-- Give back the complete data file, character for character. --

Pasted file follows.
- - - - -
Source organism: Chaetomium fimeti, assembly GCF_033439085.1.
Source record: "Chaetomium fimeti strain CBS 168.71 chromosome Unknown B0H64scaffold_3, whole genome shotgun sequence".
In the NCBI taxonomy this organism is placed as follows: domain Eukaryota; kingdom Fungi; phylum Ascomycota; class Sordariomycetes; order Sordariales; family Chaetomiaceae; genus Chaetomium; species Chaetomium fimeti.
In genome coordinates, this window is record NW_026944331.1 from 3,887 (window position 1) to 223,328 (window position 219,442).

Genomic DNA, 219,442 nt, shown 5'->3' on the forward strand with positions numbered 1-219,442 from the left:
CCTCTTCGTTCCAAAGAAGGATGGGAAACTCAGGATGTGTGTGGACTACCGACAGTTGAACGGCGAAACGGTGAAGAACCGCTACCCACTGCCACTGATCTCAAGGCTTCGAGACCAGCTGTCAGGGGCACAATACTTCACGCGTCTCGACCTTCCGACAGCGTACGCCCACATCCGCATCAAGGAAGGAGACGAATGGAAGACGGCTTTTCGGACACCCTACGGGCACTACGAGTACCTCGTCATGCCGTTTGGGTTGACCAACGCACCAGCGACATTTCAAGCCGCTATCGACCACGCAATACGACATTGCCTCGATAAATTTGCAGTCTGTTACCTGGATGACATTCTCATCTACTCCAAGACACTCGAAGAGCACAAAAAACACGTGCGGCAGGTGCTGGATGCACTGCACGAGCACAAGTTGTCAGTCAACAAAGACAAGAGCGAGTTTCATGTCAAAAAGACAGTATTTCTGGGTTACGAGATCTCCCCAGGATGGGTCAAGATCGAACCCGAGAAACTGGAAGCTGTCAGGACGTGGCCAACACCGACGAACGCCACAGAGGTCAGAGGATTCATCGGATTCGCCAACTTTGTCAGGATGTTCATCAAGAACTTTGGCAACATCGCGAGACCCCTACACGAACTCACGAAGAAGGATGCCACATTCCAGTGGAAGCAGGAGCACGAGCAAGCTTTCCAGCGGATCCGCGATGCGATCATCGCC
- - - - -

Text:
Source organism: Chaetomium fimeti, assembly GCF_033439085.1.
Source record: "Chaetomium fimeti strain CBS 168.71 chromosome Unknown B0H64scaffold_3, whole genome shotgun sequence".
In the NCBI taxonomy this organism is placed as follows: domain Eukaryota; kingdom Fungi; phylum Ascomycota; class Sordariomycetes; order Sordariales; family Chaetomiaceae; genus Chaetomium; species Chaetomium fimeti.
In genome coordinates, this window is record NW_026944331.1 from 3,887 (window position 1) to 223,328 (window position 219,442).

Genomic DNA, 219,442 nt, shown 5'->3' on the forward strand with positions numbered 1-219,442 from the left:
CCTCTTCGTTCCAAAGAAGGATGGGAAACTCAGGATGTGTGTGGACTACCGACAGTTGAACGGCGAAACGGTGAAGAACCGCTACCCACTGCCACTGATCTCAAGGCTTCGAGACCAGCTGTCAGGGGCACAATACTTCACGCGTCTCGACCTTCCGACAGCGTACGCCCACATCCGCATCAAGGAAGGAGACGAATGGAAGACGGCTTTTCGGACACCCTACGGGCACTACGAGTACCTCGTCATGCCGTTTGGGTTGACCAACGCACCAGCGACATTTCAAGCCGCTATCGACCACGCAATACGACATTGCCTCGATAAATTTGCAGTCTGTTACCTGGATGACATTCTCATCTACTCCAAGACACTCGAAGAGCACAAAAAACACGTGCGGCAGGTGCTGGATGCACTGCACGAGCACAAGTTGTCAGTCAACAAAGACAAGAGCGAGTTTCATGTCAAAAAGACAGTATTTCTGGGTTACGAGATCTCCCCAGGATGGGTCAAGATCGAACCCGAGAAACTGGAAGCTGTCAGGACGTGGCCAACACCGACGAACGCCACAGAGGTCAGAGGATTCATCGGATTCGCCAACTTTGTCAGGATGTTCATCAAGAACTTTGGCAACATCGCGAGACCCCTACACGAACTCACGAAGAAGGATGCCACATTCCAGTGGAAGCAGGAGCACGAGCAAGCTTTCCAGCGGATCCGCGATGCGATCATCGCC